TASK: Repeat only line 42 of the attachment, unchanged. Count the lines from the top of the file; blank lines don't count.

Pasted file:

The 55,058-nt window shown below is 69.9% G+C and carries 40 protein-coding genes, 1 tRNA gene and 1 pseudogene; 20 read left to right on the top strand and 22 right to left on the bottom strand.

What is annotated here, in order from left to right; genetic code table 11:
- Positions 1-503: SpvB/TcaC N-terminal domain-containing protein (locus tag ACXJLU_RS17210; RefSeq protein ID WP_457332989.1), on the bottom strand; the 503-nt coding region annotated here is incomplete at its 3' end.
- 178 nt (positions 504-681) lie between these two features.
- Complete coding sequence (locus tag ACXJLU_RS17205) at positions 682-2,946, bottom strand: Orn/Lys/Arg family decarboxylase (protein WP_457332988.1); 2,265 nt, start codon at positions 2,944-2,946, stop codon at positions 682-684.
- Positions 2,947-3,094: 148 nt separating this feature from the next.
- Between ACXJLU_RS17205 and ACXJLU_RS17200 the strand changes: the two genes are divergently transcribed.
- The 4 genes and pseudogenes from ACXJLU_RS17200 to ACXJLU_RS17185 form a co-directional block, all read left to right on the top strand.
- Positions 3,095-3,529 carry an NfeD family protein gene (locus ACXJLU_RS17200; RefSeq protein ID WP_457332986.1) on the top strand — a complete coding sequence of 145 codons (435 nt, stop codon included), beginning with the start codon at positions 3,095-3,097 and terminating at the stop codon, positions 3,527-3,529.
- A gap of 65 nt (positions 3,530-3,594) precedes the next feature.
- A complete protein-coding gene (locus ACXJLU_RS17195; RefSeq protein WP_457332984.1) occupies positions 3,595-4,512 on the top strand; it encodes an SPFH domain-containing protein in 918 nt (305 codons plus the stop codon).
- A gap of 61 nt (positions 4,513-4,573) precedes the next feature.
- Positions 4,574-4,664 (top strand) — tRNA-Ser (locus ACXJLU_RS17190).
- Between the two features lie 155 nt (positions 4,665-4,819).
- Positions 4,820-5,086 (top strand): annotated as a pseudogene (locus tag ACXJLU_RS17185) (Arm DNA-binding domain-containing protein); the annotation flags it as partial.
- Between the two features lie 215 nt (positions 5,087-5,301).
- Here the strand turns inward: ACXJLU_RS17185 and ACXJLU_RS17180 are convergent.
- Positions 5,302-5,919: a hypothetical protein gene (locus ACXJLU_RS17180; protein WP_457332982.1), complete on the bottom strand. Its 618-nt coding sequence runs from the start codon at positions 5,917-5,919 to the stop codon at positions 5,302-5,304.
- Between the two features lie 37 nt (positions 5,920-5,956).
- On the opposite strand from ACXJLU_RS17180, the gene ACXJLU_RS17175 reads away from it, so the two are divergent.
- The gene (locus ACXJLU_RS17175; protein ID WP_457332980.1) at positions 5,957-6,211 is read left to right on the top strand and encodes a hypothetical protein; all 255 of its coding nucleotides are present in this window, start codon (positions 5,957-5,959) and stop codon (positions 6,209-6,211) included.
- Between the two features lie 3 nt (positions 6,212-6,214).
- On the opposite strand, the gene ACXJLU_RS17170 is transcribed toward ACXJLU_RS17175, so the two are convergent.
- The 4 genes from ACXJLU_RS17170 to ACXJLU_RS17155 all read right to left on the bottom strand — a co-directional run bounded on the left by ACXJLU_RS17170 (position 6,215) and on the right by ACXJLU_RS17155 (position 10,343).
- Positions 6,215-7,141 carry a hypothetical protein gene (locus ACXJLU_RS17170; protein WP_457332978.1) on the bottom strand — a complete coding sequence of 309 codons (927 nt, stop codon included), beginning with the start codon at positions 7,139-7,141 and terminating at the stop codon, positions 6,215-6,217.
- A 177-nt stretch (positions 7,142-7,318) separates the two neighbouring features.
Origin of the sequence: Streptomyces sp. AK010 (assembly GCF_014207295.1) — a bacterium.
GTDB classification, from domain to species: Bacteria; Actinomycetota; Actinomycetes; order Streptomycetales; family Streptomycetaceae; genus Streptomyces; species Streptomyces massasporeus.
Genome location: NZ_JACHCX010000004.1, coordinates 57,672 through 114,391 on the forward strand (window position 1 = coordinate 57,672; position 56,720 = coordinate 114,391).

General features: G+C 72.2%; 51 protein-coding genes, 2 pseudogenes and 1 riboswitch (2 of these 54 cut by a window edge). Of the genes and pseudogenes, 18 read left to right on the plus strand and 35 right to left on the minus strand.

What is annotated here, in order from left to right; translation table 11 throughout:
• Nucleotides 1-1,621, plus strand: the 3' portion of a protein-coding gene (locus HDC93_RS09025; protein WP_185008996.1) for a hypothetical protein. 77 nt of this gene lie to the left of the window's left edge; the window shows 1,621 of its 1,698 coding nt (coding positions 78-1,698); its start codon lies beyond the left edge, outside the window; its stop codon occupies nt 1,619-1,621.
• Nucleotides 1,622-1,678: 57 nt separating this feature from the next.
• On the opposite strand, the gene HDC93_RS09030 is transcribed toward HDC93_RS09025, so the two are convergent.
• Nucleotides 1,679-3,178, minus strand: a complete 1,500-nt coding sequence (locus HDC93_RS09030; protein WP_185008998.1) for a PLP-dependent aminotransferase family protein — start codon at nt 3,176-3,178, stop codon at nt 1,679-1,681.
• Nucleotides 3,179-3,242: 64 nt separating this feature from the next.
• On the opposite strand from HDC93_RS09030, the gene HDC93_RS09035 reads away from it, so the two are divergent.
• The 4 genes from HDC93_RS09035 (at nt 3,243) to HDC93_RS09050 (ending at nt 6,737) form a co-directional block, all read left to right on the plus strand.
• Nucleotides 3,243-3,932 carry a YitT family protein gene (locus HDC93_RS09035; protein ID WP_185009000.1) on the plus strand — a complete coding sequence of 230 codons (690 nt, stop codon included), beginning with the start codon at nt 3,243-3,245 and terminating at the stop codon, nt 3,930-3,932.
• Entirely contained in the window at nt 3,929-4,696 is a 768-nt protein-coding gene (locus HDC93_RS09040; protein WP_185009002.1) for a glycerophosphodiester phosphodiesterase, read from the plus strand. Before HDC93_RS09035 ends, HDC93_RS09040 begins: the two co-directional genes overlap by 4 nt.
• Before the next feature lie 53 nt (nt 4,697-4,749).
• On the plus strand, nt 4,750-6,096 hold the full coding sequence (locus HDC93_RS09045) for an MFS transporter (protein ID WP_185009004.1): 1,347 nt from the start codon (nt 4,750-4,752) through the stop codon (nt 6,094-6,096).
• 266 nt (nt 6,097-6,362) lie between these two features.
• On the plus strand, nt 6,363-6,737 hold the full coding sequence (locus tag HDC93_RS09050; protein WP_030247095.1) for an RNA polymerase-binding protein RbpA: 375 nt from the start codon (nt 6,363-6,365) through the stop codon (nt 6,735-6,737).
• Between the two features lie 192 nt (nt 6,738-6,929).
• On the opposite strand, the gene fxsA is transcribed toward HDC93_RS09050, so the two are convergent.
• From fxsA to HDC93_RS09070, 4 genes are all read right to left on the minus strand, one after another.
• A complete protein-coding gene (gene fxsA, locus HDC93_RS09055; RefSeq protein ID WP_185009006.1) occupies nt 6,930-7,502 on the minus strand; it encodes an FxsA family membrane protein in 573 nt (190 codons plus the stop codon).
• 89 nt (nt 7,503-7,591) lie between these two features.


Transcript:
• On the plus strand, nt 4,750-6,096 hold the full coding sequence (locus HDC93_RS09045) for an MFS transporter (protein ID WP_185009004.1): 1,347 nt from the start codon (nt 4,750-4,752) through the stop codon (nt 6,094-6,096).